This week, we reflect on the incredible creative force of Lynn Shelton and all that she contributed to our Seattle film community. A Seattle native, Lynn grew up studying acting, painting, poetry, and photography, later earning a degree in drama from the University of Washington. Lynn helped put Seattle’s indie film community on the map with Humpday (Seattle, 2009), and was awarded the Seattle Mayor’s Film Award in 2009.
At the Office of Film + Music, we celebrate Lynn’s generous spirit and gift of collaboration, and thank her for her leadership in promoting Seattle as a place where independent films can thrive. We celebrate her for highlighting Washington as a premier filming location and incorporating our idyllic scenery as a backdrop to many of her films such as Your Sister’s Sister (Anacortes & San Juan Islands, 2011), Touchy Feely (Seattle, 2013), Laggies (Shoreline & Seattle, 2014), and Outside In (Snohomish County, 2017).
“Lynn Shelton was one of Seattle’s most iconic filmmakers, and we are deeply saddened by her passing. Lynn was such a singular creative force: She captured human connection with such grace and humor. And she always worked to lift up her fellow artists and put Seattle on the map as a center for independent film and music. The City of Seattle thanks Lynn for her endless contributions to the cultural and civic life of our City, and we extend our thoughts to her loved ones,” said Mayor Jenny Durkan.
Lynn spent a decade learning the ins-and-outs of cinema before writing and directing her first feature-length film, We Go Way Back, premiering at SLAMDANCE 2006, where it received the Grand Jury Award for Best Cinematography. As a two-time-opener for Seattle International Film Festival (SIFF), Lynn’s films were featured in 2012 with Your Sister’s Sister and in 2019 with Sword of Trust. Lynn spent her career directing award winning, critically acclaimed feature films and television shows including $5Cover Seattle, Mad Men, The Good Place, GLOW, and New Girl.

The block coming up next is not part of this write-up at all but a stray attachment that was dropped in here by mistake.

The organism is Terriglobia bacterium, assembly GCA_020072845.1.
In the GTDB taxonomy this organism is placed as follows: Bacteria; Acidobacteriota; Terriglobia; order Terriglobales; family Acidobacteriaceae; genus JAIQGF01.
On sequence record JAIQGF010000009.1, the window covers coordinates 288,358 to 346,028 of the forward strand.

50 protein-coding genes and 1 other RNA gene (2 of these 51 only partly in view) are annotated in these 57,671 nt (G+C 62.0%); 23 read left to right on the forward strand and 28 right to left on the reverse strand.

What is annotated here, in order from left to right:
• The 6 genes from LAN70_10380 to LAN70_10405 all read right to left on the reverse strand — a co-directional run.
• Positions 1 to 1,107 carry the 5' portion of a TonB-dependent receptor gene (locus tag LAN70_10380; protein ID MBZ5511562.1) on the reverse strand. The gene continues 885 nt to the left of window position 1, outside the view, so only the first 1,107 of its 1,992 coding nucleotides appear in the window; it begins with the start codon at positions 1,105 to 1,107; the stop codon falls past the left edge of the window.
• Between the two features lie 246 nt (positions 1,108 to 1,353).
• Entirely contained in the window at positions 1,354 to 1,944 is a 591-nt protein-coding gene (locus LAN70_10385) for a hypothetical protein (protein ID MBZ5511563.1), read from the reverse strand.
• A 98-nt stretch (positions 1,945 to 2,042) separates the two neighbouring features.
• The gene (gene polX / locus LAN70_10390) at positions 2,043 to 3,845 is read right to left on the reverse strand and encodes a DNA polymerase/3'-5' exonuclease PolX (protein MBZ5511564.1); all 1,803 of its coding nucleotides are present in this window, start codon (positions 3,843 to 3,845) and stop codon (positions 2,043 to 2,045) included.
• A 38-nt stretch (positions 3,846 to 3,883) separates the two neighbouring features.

Lynn helped set a high bar for Seattle’s independent film community’s filmmaking process: Crewtopia. Filmmakers reference it and filmmaker panels have been hosted about it. If filmmaking is the journey to the finished picture’s destination, to achieve Crewtopia is to achieve filmmaking nirvana. While she did not coin the term, Lynn embodied this ethic in every aspect of her filmmaking. Even with her personal success, Lynn always returned to Seattle and Washington State, and to Crewtopia.
Lynn fiercely championed Washington’s film incentive program and fought to bring film production to Seattle and the state. Lynn endlessly supported her collaborators and the local film community, backing the growing careers of local filmmakers including SJ Chiro (Lane 74) and Mayor’s Film Award winners Megan Griffiths, Jennifer Roth, Ben Kasulke, and Lacey Leavitt.
Lynn was a champion of all Seattle creatives, collaborating with musicians such as Ben Gibbard (Laggies) and Tomo Nakayama (Touchy Feely), and hand-picked the 12 local bands featured in the innovative 2010 $5 Cover – Seattle web series she directed for MTV.
“The film and music crossover was second nature to Lynn,” says Chris Swenson, OFM Acting Director. “She came into the project already knowing most of the bands she wanted to work with and had a deep connection with the bands-as-fans-of-other-bands community and concept. Her love for and support of Seattle creatives made the web series innovative and something special.”
Today, May 21 Northwest Film Forum will celebrate the life and work of Lynn Shelton on their Facebook videos page. Lynn Shelton had planned to participate in a livestream of her film We Go Way Back with Northwest Film Forum before her sudden passing. This event will still take place, with the accompanying live chat repurposed as a space to share memories of Lynn.
Authentic in her convictions and passionate about her craft, Lynn will be remembered not only as a talented filmmaker but also as a friend. Thank you for everything, Lynn. You are loved and will be deeply missed.